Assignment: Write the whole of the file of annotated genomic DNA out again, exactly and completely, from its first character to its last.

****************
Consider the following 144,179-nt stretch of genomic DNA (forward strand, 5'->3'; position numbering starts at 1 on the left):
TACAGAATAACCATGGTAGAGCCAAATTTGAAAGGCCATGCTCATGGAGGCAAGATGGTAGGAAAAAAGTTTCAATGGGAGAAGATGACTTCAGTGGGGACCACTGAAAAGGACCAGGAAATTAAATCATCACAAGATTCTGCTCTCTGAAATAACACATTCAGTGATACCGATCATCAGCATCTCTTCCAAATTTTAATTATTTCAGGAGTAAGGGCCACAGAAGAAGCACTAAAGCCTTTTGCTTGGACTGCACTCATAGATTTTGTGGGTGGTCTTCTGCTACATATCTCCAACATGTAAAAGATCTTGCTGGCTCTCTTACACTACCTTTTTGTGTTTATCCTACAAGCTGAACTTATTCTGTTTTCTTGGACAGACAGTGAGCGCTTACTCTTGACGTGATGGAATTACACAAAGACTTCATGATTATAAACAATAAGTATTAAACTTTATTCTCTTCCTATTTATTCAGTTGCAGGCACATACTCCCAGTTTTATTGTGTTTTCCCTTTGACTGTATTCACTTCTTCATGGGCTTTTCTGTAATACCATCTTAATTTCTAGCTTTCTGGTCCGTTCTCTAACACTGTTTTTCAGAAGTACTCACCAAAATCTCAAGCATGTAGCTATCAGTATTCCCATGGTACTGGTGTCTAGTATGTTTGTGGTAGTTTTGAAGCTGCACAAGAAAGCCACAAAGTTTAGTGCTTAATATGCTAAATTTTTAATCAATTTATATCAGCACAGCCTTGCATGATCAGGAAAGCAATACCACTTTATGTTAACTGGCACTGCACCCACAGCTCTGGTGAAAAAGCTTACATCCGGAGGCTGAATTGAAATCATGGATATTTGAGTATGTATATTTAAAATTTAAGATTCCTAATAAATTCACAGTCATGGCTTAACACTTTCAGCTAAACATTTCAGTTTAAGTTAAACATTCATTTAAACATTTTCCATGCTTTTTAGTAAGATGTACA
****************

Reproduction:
Consider the following 144,179-nt stretch of genomic DNA (forward strand, 5'->3'; position numbering starts at 1 on the left):
TACAGAATAACCATGGTAGAGCCAAATTTGAAAGGCCATGCTCATGGAGGCAAGATGGTAGGAAAAAAGTTTCAATGGGAGAAGATGACTTCAGTGGGGACCACTGAAAAGGACCAGGAAATTAAATCATCACAAGATTCTGCTCTCTGAAATAACACATTCAGTGATACCGATCATCAGCATCTCTTCCAAATTTTAATTATTTCAGGAGTAAGGGCCACAGAAGAAGCACTAAAGCCTTTTGCTTGGACTGCACTCATAGATTTTGTGGGTGGTCTTCTGCTACATATCTCCAACATGTAAAAGATCTTGCTGGCTCTCTTACACTACCTTTTTGTGTTTATCCTACAAGCTGAACTTATTCTGTTTTCTTGGACAGACAGTGAGCGCTTACTCTTGACGTGATGGAATTACACAAAGACTTCATGATTATAAACAATAAGTATTAAACTTTATTCTCTTCCTATTTATTCAGTTGCAGGCACATACTCCCAGTTTTATTGTGTTTTCCCTTTGACTGTATTCACTTCTTCATGGGCTTTTCTGTAATACCATCTTAATTTCTAGCTTTCTGGTCCGTTCTCTAACACTGTTTTTCAGAAGTACTCACCAAAATCTCAAGCATGTAGCTATCAGTATTCCCATGGTACTGGTGTCTAGTATGTTTGTGGTAGTTTTGAAGCTGCACAAGAAAGCCACAAAGTTTAGTGCTTAATATGCTAAATTTTTAATCAATTTATATCAGCACAGCCTTGCATGATCAGGAAAGCAATACCACTTTATGTTAACTGGCACTGCACCCACAGCTCTGGTGAAAAAGCTTACATCCGGAGGCTGAATTGAAATCATGGATATTTGAGTATGTATATTTAAAATTTAAGATTCCTAATAAATTCACAGTCATGGCTTAACACTTTCAGCTAAACATTTCAGTTTAAGTTAAACATTCATTTAAACATTTTCCATGCTTTTTAGTAAGATGTACA